Ms. Holland usually got a flu shot, but Mr. Holland couldn't remember whether she got one this season. The couple didn't go to doctors much. "Generally we're pretty healthy individuals," he said.

Their routine for the flu was conventional. "You take some Pedialyte, drink some Sprite, eat crackers and soup and in a few days it's better," he said.

Mr. Holland was due to leave on a planned trip Friday with clients to Kansas. He hesitated about leaving his wife. He took her temperature that morning. She still had a fever, but it was lower. She seemed to be recovering. "Normally you lay around for a few days," he said.

Ms. Holland, feeling better, urged him to go, he recalled. Still unsure, he checked with her one last time before leaving Friday morning.

The race home

On Friday night, Ms. Holland's fever spiked. She was nauseated and had diarrhea. Around 11 p.m., family members took her to the emergency room at Texas Health Southwest, a hospital in Fort Worth. She was admitted into the intensive-care unit.

Mr. Holland frantically searched the quickest way home. His boss drove him early Saturday to the airport, where Mr. Holland hoped to catch a 6:05 a.m. flight home. They arrived at 5:45 a.m., too late to board.

The next flight wasn't until that afternoon. The two men returned to the car and sped toward Fort Worth, Mr. Holland said, stopping only for gas.

The Hollands were high-school sweethearts. They dated for seven years while attending different colleges before getting married in July 2004.

Ms. Holland was a reader. "It was just book after book after book," her husband said. "It was God, her family and reading, basically in that order." She shared that passion with her students at Bose Ikard Elementary School, boys and girls she hugged and called her babies.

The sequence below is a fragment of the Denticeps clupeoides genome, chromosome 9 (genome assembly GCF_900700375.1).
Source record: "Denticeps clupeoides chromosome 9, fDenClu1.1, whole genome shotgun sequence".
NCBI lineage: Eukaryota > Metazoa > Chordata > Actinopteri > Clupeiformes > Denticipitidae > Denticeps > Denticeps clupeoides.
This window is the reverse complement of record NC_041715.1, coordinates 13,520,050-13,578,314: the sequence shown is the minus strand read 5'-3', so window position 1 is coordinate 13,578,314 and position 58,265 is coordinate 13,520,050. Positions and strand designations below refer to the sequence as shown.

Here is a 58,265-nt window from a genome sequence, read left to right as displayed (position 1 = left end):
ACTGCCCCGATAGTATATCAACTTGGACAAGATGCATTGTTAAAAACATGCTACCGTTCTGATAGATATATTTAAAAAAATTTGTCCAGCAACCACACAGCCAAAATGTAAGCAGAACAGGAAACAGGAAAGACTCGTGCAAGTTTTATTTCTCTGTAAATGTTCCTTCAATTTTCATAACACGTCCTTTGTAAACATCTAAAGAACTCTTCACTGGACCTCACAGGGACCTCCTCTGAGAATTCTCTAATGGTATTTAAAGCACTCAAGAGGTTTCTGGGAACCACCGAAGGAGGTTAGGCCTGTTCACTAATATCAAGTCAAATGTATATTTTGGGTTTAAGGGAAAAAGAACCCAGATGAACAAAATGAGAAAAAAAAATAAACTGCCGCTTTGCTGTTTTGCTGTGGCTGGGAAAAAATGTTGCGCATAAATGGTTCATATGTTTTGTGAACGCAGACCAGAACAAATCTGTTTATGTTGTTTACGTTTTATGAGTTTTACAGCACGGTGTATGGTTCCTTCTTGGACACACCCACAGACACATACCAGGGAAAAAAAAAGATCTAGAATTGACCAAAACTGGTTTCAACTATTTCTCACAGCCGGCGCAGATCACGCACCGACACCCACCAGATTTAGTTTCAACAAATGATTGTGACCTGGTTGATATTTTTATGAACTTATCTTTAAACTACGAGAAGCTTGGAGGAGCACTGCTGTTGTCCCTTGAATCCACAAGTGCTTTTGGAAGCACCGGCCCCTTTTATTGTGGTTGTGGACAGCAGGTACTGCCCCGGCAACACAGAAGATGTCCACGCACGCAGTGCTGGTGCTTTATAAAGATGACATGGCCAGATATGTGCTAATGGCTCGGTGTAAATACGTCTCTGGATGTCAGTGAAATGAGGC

"She always said that's probably the only hug some of those kids will get that day," Mr. Holland said.

Arriving at the hospital around midday on Saturday, Mr. Holland went to his wife's bedside and told her he loved her. She said she loved him, too.

Doctors had hooked her up to equipment to help her breathe, Mr. Holland said, and gave her medication to help her rest.

On Saturday night, after blood tests showed she had sepsis, an extreme complication of infections, she was put on dialysis, Mr. Holland said. He and other family members rubbed her hands and feet to warm them. Her circulation, he said, "was going by the wayside."

Doctors told the family that Ms. Holland's recovery was looking unlikely. On Sunday morning, Mr. Holland called his mother to bring the couple's children.

Ms. Holland opened her eyes to look at her young boy and girl. "She'd hold them open as long as she could, then she'd close them, then open them again a little bit," he said. "That was her way of telling them goodbye."

She died soon after, on Feb. 4, six days after coming home from school with a scratchy throat.
 

TAEZZAR

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#35
No kidding? Same recipe? Do you add anything different?
Dad did not have Makers Mark, he had Old Gran Dad Bourbon, & it was heated up like tea. Other than that it was IDENTICAL !!
:holding hands:
 

Son of Gloin

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#36
Dad did not have Makers Mark, he had Old Gran Dad Bourbon, & it was heated up like tea. Other than that it was IDENTICAL !!
:holding hands: